Protecting London from the threat of flooding is of prime importance to
the nation. Work in the Unit on regional sea-level rise and on the effect
of storm surges was used in the Environment Agency's Thames Estuary 2100
(TE2100) plan to assess potential change in risk. The Unit's work
estimated a very unlikely maximum rise in sea level of 2.7m by 2100,
considerably lower than the previous worst-case scenario of 4.2m. It
confirmed that 90 centimetres was the figure that should be used for
developing the plan. TE2100 concluded that a second Thames Barrier
(estimated cost £10-20 billion at today's prices) would not be needed not
by 2030, but may be needed by 2070. Our results have been used to define
procedures for the monitoring of regional sea and Thames water levels over
the next few decades, and to review decision-making procedures to ensure
that the risk of flooding in London is kept within acceptable levels,
while avoiding unnecessary costs
Data generated by sensors on-board satellites orbiting the Earth have
become extremely important to businesses and public sector organisations.
They are the essential ingredient in satellite-enabled consumer services,
from GoogleEarth to disaster management, insurance and agriculture. The
Earth Observation Science group at Leicester has played a leading role in
the transfer of cutting-edge Earth Observation techniques and know-how to
the private and public sectors, enabling more businesses to use the
technology for commercial gain. Leicester experience in technology
translation led to its invited contribution to the UK space industry-led
report to government, an Innovation and Growth Strategy for Space.
Research carried out at the University of Leeds has led to the
development of a system for predicting severe air turbulence at airports
and elsewhere. The research modelled highly localised `rotor streaming'
turbulence which is too small-scale to predict using today's numerical
weather prediction models. The Met Office now uses the highly efficient
3DVOM computer prediction model, based on the Leeds research, to improve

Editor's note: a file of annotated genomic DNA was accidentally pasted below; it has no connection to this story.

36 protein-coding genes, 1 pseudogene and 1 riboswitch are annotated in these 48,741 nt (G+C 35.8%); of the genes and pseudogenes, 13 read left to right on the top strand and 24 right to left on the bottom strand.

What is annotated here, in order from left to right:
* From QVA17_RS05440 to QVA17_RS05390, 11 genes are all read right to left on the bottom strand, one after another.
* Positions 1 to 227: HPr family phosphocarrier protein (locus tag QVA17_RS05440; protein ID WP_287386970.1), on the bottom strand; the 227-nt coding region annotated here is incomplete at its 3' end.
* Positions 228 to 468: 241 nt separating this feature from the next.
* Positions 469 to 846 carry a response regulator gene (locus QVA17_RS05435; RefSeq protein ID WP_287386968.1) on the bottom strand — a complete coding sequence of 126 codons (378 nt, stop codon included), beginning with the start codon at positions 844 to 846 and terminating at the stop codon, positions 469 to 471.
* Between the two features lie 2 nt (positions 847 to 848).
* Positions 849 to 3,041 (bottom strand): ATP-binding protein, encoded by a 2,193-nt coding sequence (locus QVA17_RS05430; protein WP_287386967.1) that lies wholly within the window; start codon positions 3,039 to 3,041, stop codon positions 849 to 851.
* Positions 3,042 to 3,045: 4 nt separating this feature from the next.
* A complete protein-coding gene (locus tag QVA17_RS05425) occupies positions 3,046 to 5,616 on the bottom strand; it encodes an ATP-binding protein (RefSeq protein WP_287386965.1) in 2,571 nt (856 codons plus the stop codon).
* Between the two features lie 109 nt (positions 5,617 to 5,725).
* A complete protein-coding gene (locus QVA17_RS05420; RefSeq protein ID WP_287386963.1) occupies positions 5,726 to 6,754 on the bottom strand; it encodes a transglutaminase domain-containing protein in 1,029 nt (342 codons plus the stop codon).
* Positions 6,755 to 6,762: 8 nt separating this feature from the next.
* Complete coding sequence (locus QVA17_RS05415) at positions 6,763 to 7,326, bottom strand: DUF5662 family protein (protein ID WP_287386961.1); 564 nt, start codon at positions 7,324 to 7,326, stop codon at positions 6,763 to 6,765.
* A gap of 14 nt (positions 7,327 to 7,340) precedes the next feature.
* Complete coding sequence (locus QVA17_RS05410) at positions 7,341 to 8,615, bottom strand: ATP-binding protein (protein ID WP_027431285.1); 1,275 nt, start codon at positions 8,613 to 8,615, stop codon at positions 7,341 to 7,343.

its operational weather forecasting, especially for providing warnings of
`gustiness' to the public and airports and to highlight risks of
overturning of high-sided vehicles. In addition, the model is used by
forecasters to predict dangerous turbulence at Mount Pleasant Airport in
the Falkland Islands, and has led to the prevention of around five flight
diversions per year at an estimated cost saving of £1.25 million.
Exeter's Centre for Energy and the Environment has created novel
probabilistic weather files for 50 locations across the UK, consisting of
hourly weather conditions over a year, which have been used by the
construction industry to test resilience of building designs to climate
change. They have already had significant economic impact through
their use in more than £3bn worth of infrastructure projects, for example,
Great Ormond Street Hospital, Leeds Arena, and the Zero Carbon Passivhaus
School. The weather files are widely available to professionals and
endorsed by internationally leading building simulation software providers
such as Integrated Environmental Solutions.
Human activity leads to the emission of many greenhouse gases that differ
from carbon dioxide (CO2) in their ability to cause climate
change. International climate policy requires the use of an "exchange
rate" to place emissions of such gases on a "CO2-equivalent"
scale. These exchange rates are calculated using "climate emission
metrics" (hereafter "metrics") which enable the comparison of the climate
effect of the emission of a given gas with emissions of CO2.
Research in the Unit has contributed directly to (i) the calculation of
inputs required for such metrics, (ii) the compilation of listings of the
effects for a large number of gases and (iii) the consideration of
alternative metric formulations. During the assessment period this work
has been used in the implementation of the first commitment period of the
Kyoto Protocol (2008-2012) to the United Nations Framework Convention on
Climate Change (UNFCCC), and in decisions and discussions (which began in
2005) on the implementation of the Kyoto Protocol's second commitment